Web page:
Professor of Media, Culture and Environment, Department of Sociology, University of Cambridge
Professor Jennifer Gabrys is a leading scholar addressing a number of crucial interfaces that are reshaping both society and the discipline, including the relationships between digital technology, citizen data, and emergent forms of political engagement. Since 2013 she has been the Principal Investigator on the ERC-funded project ‘Citizen Sense’ -- a pioneering investigation into the public engagement with environmental sensing technologies and citizen-data generation in both urban and rural locations in the US and the UK. The findings and outputs from this innovative work comprise one of the most detailed bodies of sociological research ever assembled analysing the relationship between citizen sensing, citizen data and environmental change, especially in relation to air pollution. As such, the study is a major contribution to our understanding not only of digital societies, but also to the core premise of the Anthropocene, namely that the very forces reshaping the planet must now be seen as sociological, political and technological. Gabrys has been awarded an ERC Proof of Concept grant, ‘AirKit’ (2018-2019), to further develop Citizen Sense research. The Citizen Sense project has also received multiple awards, including the John Ziman award for public engagement in science and technology awarded by the European Association for the Study of Science and Technology (EASST) in 2018.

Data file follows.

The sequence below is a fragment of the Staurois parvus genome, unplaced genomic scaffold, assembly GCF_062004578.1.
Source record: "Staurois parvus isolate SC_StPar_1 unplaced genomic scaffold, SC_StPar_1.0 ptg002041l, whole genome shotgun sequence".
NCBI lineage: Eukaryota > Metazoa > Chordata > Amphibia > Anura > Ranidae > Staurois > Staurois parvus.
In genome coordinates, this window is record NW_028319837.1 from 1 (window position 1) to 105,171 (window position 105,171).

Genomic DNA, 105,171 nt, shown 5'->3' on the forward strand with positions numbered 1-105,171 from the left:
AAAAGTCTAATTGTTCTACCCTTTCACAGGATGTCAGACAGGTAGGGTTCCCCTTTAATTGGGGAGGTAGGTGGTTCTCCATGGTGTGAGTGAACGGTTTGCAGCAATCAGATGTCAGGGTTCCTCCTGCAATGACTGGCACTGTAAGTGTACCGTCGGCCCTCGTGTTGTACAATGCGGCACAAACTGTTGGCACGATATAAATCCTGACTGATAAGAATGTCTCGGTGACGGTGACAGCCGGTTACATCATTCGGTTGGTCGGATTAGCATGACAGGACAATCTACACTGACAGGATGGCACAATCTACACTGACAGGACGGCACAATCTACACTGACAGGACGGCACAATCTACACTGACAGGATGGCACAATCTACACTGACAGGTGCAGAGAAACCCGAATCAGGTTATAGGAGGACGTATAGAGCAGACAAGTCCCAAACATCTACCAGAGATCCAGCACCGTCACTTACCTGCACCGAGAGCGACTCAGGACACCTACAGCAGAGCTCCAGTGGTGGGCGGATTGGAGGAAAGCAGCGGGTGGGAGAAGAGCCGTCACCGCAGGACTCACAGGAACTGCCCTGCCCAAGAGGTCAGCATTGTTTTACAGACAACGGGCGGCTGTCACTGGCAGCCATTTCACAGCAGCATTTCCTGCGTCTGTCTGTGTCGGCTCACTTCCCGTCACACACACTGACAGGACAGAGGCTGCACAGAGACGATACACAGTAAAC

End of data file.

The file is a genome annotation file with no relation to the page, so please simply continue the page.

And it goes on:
Program Earth: Environmental Sensing Technology and the Making of a Computational Planet (2016, University of Minnesota Press) is Gabrys’s most recent monograph, in which she asks how the proliferation of sensing technologies (which now outnumber human beings) changes our relationship to the planet we inhabit. What forms of environmental participation become possible when sensor data joins up a myriad computations of air quality, water levels, temperature change and weather patterns, as well as data from river flows, animal migrations and robotic dogs that ‘sniff’ their environments? Gabrys’s central argument is that environments are becoming computational, which has consequences for how citizen engagement is practiced, and how social worlds are formed.
In this way, Gabrys’s work combines insights from social theory and science and technology studies with environmental sociology and the study of digital technologies to address questions about new social and political formations and identities. Influenced by the work of Whitehead, Stengers, Foucault and Haraway, among others, her work opens up a whole new chapter in the study of ‘the medium as the message’ and of the role of ‘mediating technologies’ in creating new environments and social practices. She is currently completing a monograph, Citizens of Worlds, and a pamphlet, How to Do Things with Sensors, which document and analyse her most recent research with Citizen Sense by investigating theories and practices of citizenship, action and engagement with digital technologies.